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More than 50 Moree residents took the opportunity to voice their concerns and find out more about the Narrabri to North Star Inland Rail project at a drop-in information session at Balo Square on Wednesday.
The information session was run by Australian Rail Track Corporation (ARTC)’s Narrabri to North Star project team members, who were on hand to answer questions about the project now that the Environmental Impact Statement (EIS) has been released.
“It’s really to allow people to learn more about the project and encourage their feedback to make it the best possible project it can be,” Narrabri to North Star project manager Benjamin Wells said.
“For 18 months we’ve been developing the Environmental Impact Statement and have done studies of traffic, flora and fauna, cultural heritage, flooding, noise and vibration impacts.
“We’ve outlined how we will mitigate and minimise these impacts and now we encourage submissions.”
The Narrabri to North Star section will involve the upgrade of 185km of existing track to accommodate the operation of future planned 1,800m double-stacked freight trains, as well as construction of 3km of new railway at Camurra to bypass the existing hairpin curve.
The project will also involve providing a new road bridge over the existing rail corridor at Jones Avenue in Moree and the Newell Highway near Bellata, as well as re-establishing and/or expanding drainage works next to the track, level crossing works, replacing existing culverts and bridges at the Mehi and Gwydir rivers, establishing crossing loops and minor changes to track alignments at Bellata, Gurley and Moree stations.
Most residents who attended the information sessions were impressed with the project, believing the Inland Rail to be a positive thing for the region.
“It’s one of the biggest developments we’ve seen in a long time, probably since the early days of rail,” John Atkins said.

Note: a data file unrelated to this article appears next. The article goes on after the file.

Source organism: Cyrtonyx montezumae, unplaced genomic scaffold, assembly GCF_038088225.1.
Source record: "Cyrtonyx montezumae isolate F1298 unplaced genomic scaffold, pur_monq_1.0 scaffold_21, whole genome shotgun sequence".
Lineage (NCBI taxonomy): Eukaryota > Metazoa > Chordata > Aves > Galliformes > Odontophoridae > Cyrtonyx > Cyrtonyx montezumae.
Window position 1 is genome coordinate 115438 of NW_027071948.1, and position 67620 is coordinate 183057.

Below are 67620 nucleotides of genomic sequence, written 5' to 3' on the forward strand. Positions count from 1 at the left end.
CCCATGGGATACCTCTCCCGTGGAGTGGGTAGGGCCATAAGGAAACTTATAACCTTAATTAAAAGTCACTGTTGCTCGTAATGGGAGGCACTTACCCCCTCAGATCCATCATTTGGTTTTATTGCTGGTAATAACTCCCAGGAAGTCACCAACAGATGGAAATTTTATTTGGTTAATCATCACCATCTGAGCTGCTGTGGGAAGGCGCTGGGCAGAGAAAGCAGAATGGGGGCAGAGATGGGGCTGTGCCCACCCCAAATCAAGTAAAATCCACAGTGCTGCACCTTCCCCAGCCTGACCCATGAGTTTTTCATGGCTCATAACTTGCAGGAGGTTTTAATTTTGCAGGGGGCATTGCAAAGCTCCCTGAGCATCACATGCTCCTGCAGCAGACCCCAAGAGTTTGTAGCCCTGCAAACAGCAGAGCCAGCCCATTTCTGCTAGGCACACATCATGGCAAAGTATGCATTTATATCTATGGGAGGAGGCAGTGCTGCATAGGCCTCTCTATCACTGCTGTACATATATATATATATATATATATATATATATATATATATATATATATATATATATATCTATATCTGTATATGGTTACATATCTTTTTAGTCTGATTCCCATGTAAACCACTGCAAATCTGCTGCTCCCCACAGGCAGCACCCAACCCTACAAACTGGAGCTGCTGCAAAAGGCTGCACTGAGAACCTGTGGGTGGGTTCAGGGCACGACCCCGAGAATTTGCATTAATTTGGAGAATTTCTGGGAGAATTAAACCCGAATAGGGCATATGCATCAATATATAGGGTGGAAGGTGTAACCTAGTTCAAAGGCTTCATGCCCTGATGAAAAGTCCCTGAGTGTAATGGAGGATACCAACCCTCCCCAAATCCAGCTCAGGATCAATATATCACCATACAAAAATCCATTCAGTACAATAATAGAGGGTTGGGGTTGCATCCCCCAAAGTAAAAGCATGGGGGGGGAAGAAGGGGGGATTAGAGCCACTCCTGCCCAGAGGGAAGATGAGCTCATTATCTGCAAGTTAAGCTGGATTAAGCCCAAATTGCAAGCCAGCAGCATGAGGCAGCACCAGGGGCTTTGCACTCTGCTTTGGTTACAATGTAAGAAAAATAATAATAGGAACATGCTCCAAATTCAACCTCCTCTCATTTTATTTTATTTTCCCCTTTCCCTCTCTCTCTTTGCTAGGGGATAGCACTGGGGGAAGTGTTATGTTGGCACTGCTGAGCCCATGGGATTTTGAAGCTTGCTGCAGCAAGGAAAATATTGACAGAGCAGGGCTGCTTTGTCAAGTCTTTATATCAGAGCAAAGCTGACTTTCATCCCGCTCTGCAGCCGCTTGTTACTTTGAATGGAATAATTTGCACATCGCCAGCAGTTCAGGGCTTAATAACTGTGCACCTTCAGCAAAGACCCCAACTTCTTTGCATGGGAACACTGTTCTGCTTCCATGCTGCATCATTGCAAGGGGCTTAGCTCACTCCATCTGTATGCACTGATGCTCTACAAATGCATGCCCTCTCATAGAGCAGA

However, there were a number of residents who took the opportunity to raise concerns about flooding, noise and vibration impacts of the project.
One of these was Heather Frey who lives at the end of Morton Street, right next to the railway line, and is concerned of the impact the Inland Rail will have on her house, with 10 to 12 trains expected to come through a day once construction is complete.
“It’s mainly the vibrations on the house that I’m worried about,” she said.
“I’ve been around trains all my life – my father and husband worked on the railway, so it’s not so much the noise but the vibrations; it’s going to be bigger, heavier trains.
“They say they’ll put up a wall but then where’s the floodwater going to go? I did get flooded the last time.”
In response to concerns about flooding, Mr Wells said the future flooding impact is expected to be very similar to the existing impact.
“We know farmers either side of the railway harvest water and are familiar with the way the water collects in a major flood event,” he said.
“The intention is not to impact that.
“Just north of Moree, between the Mehi and Gwydir rivers is the Gwydir catchment. Specific engineering consultations have modelled that regional catchment and the existing railway crosses that catchment at its narrowest point.”
Mr Wells encourages all residents and businesses who have concerns to make a submission online at http://www.majorprojects.planning.nsw.gov.au.
“The more submissions we get and the more knowledge to come from the community, the better the project can be,” he said.
He also encourages businesses to come along to the next information session to find out how they can get involved during the construction phase.
“One of the conditions of approval is that we must use local industry,” he said.
“We want to encourage that. Councils also have a role to play in facilitating local businesses’ involvement.
“Construction will also mean lots of workers, lots of people on site who will need feeding, accommodation.”
The EIS is on public exhibition for 30 days; submissions can be made until December 15. Once all submissions have been received, the project team will prepare a submission report to the NSW Department of Planning and Environment, identifying how they can respond to the submissions and incorporate them in a detailed design, which they’ll be working on for all of 2018.
The two-year construction period will begin in 2019, subject to approval.
A second drop-in information session will be held at Balo Square on Tuesday, November 28 from 3pm to 6pm.
This article first appeared on www.moreechampion.com.au
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